More than a decade ago I chanced upon an old and forgotten Canadian telefilm called Zero Hour that was playing on Turner Classic Movies. The ZAZ filmmaking team had made the movie Airplane! by using this old movie's screenplay as a template for their spoof. They just took the script and added a mountain of jokes. And due to my familiarity with the spoof, I found watching Zero Hour to be both hilarious and peculiar. I had seen it before, and yet this was the original and genuine article that I never even knew existed.
Reading Flying Saucer Occupants felt like a similar experience to the one I described above. This is a completely earnest 'non-fiction' book focusing on eyewitness accounts of aliens supposedly associated with UFOs. It is written by a well-meaning husband and wife team of "UFO researchers" who "like" to put "odd" "quotation marks" around various words for oftentimes inexplicable reasons.
There is no version of this book with jokes added, though I'm quite tempted to write it. But given the endless numbers of parodies and spoofs of belief in Flying Saucers and alien abductions that now exist, perhaps its unnecessary. Once The Simpsons and South Park have covered this ground so thoroughly, is there anything left to goof on? That's probably why I felt like I was reading material ripe for satire - because the whole body of literature that this book is a part of is known to me mainly through satire, parody and spoof.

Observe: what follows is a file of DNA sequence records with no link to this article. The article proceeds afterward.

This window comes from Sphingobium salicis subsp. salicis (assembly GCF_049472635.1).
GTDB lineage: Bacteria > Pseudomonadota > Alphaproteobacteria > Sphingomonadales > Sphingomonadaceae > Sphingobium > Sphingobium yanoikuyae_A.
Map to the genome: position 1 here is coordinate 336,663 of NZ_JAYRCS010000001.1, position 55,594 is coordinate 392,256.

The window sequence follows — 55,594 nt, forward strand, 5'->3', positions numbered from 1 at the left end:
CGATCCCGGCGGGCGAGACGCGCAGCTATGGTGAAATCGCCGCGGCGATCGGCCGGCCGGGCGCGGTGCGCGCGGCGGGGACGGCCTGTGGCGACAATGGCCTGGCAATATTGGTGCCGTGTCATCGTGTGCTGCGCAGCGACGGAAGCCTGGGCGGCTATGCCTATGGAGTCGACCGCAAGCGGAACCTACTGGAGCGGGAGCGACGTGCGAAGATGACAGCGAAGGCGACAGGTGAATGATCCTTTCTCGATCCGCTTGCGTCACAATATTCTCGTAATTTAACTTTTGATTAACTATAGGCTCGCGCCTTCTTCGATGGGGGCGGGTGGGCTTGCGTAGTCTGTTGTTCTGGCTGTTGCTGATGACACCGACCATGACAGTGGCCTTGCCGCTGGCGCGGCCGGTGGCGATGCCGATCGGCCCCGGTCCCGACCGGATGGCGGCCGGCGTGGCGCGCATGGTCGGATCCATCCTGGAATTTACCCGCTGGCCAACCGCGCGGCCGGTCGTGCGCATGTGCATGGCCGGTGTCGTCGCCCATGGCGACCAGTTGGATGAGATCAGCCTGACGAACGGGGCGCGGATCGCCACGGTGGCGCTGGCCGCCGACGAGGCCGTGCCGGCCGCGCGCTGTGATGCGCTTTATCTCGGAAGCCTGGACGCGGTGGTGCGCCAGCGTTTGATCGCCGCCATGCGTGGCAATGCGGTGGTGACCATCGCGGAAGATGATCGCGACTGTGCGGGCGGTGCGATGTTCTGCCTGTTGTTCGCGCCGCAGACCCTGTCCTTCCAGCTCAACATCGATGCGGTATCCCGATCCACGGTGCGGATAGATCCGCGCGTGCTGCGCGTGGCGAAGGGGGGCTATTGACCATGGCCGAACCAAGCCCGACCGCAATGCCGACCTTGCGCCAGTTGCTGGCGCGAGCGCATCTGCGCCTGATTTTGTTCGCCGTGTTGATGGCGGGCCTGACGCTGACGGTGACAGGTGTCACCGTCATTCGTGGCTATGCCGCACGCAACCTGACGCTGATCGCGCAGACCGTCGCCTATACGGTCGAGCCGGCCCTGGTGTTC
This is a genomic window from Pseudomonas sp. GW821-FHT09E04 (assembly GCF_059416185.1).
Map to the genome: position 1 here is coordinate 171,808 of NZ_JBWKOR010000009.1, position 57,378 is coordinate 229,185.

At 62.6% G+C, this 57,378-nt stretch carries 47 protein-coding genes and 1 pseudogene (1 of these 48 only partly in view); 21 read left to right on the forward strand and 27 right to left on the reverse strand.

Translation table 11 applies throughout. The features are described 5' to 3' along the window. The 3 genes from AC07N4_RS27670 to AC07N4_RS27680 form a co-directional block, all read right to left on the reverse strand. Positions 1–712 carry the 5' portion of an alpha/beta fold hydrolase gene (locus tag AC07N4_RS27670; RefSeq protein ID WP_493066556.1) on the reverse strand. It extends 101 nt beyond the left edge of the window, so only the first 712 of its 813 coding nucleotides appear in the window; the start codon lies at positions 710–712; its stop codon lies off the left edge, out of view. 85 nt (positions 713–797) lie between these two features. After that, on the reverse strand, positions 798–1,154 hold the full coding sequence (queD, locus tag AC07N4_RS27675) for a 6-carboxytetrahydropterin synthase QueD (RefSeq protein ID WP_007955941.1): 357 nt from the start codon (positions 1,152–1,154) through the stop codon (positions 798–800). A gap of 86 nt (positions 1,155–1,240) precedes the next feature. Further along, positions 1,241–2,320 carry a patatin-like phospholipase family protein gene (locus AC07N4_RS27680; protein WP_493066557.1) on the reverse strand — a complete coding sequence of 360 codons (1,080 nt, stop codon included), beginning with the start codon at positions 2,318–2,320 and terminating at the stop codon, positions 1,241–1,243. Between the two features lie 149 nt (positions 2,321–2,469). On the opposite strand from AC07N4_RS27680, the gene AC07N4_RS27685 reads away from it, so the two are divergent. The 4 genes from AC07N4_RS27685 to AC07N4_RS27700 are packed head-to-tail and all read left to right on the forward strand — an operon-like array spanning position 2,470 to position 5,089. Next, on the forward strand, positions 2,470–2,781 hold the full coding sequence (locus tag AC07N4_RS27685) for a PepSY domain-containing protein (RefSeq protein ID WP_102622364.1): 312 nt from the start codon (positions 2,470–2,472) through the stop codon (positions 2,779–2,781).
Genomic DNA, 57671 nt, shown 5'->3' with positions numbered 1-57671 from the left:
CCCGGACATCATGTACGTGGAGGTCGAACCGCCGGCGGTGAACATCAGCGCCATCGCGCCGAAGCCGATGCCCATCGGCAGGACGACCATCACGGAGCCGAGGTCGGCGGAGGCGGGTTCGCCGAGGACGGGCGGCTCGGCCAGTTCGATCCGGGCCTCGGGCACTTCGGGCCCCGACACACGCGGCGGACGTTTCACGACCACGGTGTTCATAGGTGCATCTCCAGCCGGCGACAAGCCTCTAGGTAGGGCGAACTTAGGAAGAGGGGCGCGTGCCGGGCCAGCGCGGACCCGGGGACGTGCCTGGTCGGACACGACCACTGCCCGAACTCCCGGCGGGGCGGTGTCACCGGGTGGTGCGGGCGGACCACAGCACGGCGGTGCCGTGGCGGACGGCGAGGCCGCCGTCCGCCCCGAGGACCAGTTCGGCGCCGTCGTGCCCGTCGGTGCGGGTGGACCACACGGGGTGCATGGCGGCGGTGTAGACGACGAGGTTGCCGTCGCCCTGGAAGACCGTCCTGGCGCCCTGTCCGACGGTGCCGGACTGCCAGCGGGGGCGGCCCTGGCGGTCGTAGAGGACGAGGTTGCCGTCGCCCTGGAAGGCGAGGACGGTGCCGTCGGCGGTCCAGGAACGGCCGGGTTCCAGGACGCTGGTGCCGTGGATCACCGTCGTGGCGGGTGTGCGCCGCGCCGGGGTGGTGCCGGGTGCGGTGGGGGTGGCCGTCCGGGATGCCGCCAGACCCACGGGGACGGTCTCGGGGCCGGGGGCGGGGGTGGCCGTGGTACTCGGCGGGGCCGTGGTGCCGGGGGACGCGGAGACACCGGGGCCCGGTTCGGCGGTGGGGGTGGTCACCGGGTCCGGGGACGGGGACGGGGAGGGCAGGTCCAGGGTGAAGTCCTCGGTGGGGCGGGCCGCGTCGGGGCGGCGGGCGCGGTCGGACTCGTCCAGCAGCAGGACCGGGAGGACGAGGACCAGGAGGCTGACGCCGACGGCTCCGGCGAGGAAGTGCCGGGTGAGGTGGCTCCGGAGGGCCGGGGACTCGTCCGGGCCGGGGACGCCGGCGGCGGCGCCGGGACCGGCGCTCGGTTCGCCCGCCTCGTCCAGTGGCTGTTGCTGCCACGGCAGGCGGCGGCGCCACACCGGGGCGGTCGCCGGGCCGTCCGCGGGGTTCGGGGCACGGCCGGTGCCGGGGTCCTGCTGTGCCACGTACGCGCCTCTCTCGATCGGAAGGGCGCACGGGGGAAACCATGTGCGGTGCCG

There are moments when my heart almost ached for how sincere and serious these folks are about the phenomenally silly work they are doing. They write so quaintly about alien kissing (referring to it as osculation, natch, because they are true nerds deep down) and so gingerly about alien sex, you really have to read it to believe it.
On the other hand, though they try as hard as they can to be progressive on the subject of race, there are some real howlers on that score. Like the couple from New Hampshire that discover under hypnotherapy that they were abducted by aliens. Early on, the authors comment that it is an interracial couple (not that there's anything wrong with that, they add in slightly different words). Near the end of the chapter, they speculate that the couple was abducted because the aliens were curious about how they were of different races. Really. And in the conclusory chapter, they muse that the wildly differing descriptions of aliens by different eyewitness may be explained by different alien races, adding in a parenthetical that "we have three different [races] here on earth." Ï cringed and I cringed, but I read on to the very last page.
A warning in case you want to seek out this book for yourself: while many parts of it fall under the category of 'wonderful curiosity' just as I've described here, much of the book is taken up by endless catalogues of alien encounters that become very boring and drab as they accrete. I guess that's why I've got to write to spoof version, to mine the comedy out of the big hunk of wasted tree matter that is Flying Saucer Occupants.